IM Danny Kopec was for decades a beloved and respected teacher and player in the U.S. chess community. Chess.com's Mike Klein honors his death in 2016 by presenting his self-titled Kopec system in the Sicilian and diving into one of his most exhilarating games. | Watch video
The knight is the trickiest piece in chess, so it's no surprise that some of the most famous moves involve this unorthodox piece.
But what was the best knight maneuver of all time? "Spicy" GM Simon Williams returns with a look at moves that just might shock you. | Watch video
How did GM Sergey Karjakin beat GM Veselin Topalov in the 2016 Candidates’ Tournament, helping him advance to challenge Magnus Carlsen this fall?
GM Ivan Sokolov has a comprehensive lesson on one of the most important chess games played this year. | Watch video
How did Sergey Karjakin win the 2016 Candidates' Tournament to earn the right to face Magnus Carlsen?
GM Ivan Sokolov breaks it down into three key lessons.
In this first video, learn how Karjakin's opening preparation helped him win. | Watch video
Have you ever heard of Richard Teichmann?
Even if you haven’t, you’d be surprised how much you could learn from the old master, as GM Dejan Bojkov continues his video lesson series. | Watch video
Your favorite chess openings teacher is back with another lesson on a system everyone needs to know — the King’s Indian Defense.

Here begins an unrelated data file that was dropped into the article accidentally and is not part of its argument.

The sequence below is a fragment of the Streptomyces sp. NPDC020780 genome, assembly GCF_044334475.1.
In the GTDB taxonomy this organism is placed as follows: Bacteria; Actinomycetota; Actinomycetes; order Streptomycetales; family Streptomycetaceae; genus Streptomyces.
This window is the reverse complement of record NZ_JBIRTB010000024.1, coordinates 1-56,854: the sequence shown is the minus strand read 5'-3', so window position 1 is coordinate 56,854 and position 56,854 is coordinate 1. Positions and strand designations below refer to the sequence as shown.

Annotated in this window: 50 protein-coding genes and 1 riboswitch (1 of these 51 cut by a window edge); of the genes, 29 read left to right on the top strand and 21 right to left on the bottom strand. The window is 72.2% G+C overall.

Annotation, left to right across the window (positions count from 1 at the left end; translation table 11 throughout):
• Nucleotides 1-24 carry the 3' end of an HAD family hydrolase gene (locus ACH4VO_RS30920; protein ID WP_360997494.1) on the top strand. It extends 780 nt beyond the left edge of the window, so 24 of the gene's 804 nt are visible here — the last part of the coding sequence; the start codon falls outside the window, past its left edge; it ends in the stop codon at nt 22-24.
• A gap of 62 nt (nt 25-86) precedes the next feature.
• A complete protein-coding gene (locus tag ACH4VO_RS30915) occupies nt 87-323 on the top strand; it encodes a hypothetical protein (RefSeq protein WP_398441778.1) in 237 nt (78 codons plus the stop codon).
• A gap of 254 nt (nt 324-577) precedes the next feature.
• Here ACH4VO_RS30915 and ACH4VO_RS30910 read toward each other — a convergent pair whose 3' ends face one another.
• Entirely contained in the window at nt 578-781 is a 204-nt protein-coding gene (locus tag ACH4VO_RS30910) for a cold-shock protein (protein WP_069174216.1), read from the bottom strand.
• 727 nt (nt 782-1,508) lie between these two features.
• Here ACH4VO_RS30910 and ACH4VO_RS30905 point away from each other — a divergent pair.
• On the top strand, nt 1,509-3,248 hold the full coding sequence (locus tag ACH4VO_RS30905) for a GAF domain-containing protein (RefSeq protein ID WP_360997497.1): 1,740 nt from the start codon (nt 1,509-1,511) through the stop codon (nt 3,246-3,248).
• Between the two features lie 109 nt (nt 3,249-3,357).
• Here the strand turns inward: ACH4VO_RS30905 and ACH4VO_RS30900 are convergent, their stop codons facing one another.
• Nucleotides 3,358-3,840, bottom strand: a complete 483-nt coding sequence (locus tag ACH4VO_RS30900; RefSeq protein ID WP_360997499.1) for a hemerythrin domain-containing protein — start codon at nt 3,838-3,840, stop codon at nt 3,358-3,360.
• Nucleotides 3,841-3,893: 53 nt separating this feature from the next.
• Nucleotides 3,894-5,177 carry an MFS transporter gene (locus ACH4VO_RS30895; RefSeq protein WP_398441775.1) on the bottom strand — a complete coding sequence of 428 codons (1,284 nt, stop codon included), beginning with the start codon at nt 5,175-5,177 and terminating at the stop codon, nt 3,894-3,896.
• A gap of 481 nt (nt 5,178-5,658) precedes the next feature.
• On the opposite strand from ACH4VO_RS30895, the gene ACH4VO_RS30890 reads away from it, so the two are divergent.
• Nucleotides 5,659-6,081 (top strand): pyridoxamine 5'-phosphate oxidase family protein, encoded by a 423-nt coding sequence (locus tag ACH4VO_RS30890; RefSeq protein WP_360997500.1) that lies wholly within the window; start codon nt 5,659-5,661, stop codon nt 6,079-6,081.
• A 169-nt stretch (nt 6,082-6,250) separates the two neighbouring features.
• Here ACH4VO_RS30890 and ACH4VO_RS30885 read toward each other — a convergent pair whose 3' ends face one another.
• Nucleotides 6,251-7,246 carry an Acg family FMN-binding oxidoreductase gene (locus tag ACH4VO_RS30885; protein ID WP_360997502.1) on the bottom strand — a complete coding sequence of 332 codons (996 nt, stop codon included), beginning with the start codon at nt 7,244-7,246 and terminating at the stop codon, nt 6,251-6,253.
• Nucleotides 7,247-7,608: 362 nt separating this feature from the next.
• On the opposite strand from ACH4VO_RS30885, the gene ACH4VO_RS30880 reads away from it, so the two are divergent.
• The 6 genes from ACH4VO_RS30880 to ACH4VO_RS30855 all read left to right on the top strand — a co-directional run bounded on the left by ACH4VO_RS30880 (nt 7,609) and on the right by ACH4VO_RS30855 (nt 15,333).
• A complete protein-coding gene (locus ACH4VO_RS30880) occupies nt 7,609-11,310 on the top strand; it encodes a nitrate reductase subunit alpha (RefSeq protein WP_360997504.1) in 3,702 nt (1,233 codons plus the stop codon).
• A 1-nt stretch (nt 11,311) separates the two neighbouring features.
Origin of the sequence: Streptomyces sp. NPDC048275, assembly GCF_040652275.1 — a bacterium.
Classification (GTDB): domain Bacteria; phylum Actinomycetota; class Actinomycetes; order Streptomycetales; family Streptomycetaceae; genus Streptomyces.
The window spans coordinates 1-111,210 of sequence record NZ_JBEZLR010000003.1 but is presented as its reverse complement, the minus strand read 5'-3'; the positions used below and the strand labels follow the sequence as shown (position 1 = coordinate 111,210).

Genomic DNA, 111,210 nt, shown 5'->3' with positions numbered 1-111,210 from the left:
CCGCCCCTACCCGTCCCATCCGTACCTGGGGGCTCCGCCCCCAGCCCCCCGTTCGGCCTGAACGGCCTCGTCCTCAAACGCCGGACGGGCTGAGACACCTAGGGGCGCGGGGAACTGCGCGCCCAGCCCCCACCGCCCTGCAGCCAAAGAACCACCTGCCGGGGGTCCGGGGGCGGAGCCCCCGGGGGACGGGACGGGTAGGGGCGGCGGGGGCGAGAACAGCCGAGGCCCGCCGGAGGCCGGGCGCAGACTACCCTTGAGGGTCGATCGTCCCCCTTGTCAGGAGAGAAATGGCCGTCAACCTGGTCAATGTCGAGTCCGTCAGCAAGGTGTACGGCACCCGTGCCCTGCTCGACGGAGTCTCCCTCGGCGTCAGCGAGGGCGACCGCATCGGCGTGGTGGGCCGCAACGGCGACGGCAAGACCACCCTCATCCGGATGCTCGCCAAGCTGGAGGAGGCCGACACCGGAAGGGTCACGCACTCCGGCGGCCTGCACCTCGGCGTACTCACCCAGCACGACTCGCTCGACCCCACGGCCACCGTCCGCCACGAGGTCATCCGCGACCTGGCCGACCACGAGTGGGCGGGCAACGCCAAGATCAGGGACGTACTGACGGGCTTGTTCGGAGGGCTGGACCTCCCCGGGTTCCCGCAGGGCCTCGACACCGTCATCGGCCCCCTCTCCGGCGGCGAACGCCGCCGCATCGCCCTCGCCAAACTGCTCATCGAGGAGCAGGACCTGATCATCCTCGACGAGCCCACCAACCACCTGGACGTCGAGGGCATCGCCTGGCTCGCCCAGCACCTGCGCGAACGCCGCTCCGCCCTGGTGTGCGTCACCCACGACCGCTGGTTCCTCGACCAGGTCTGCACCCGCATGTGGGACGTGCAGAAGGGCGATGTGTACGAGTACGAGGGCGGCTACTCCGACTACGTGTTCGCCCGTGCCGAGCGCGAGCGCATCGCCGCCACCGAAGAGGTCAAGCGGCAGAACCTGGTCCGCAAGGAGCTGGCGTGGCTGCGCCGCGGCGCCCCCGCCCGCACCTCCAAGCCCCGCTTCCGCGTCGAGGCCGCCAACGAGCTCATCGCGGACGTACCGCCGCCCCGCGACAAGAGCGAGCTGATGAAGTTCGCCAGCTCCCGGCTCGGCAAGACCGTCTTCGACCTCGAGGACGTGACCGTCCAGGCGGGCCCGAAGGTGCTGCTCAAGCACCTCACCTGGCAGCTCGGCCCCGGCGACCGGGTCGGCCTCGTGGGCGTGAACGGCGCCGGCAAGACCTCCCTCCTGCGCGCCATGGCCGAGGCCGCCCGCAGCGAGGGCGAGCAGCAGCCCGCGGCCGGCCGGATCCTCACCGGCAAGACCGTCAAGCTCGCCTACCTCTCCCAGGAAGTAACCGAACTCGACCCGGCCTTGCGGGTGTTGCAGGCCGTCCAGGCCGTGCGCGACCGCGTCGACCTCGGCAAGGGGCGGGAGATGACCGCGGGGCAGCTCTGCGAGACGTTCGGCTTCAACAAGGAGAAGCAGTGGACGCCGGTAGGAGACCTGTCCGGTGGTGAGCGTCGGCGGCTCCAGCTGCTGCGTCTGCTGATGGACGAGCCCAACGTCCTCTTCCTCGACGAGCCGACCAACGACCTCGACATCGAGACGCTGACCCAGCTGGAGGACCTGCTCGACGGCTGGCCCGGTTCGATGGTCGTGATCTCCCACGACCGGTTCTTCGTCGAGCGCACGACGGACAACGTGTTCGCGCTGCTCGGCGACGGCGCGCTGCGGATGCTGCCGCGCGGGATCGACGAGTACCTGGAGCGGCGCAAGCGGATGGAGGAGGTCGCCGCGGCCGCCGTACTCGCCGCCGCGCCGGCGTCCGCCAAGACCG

GM Rashad Babaev shows you three more important types of centers in the King’s Indian Defense, including the popular Saemisch center.
Learn what categorizes this center and, more important, how to handle it from both sides. | Watch video
GM Melikset Khachiyan already used his experience at the World Youth to teach dynamic thinking, but now he zooms out and uses the same tournament to show you the overall positional skills of one of his students.
You won’t believe the first move played in this video — a move many players would not even consider.
Learn how this talented young chess player used GM Khachiyan’s coaching to achieve deep positional understanding. | Watch video
What did GM Melikset Khachiyan and his students learn from the World Youth chess championships?
One lesson was the importance of dynamic thinking in chess, especially in as big a tournament as the World Youths.
Andrew Hong, one of Melik’s star students, took his shot at what Melik thinks was the most brutal section of the tournament, the under-12, and one look at his first game “should teach other kids how to play chess” dynamically and prophylactically, says Melik.
| Watch video
GM Simon Williams thinks all amateur chess players make preventable mistakes — even space aliens.
The best way to stop mistakes before they happen is to sense the danger building up in the position. GM Williams examines his own games to illustrate this concept and to show you how to spot dangerous mistakes before it’s too late.
Watch this video and learn how to miss fewer and fewer crucial moments in chess. | Watch video
What do you do when your opponent insists on going slow?
IM Keaton Kiewra shows you an entertaining game from the “San Diego Surfers” chess league match where White eschewed sharper lines to enter into a non-theoretical Stonewall system.
So how do you beat these plans? Create complications and you will throw your slow opponent’s schemes awry — and hopefully he will panic.
Stick around for Keaton’s advice on what to do when you want to play slow yourself. | Watch video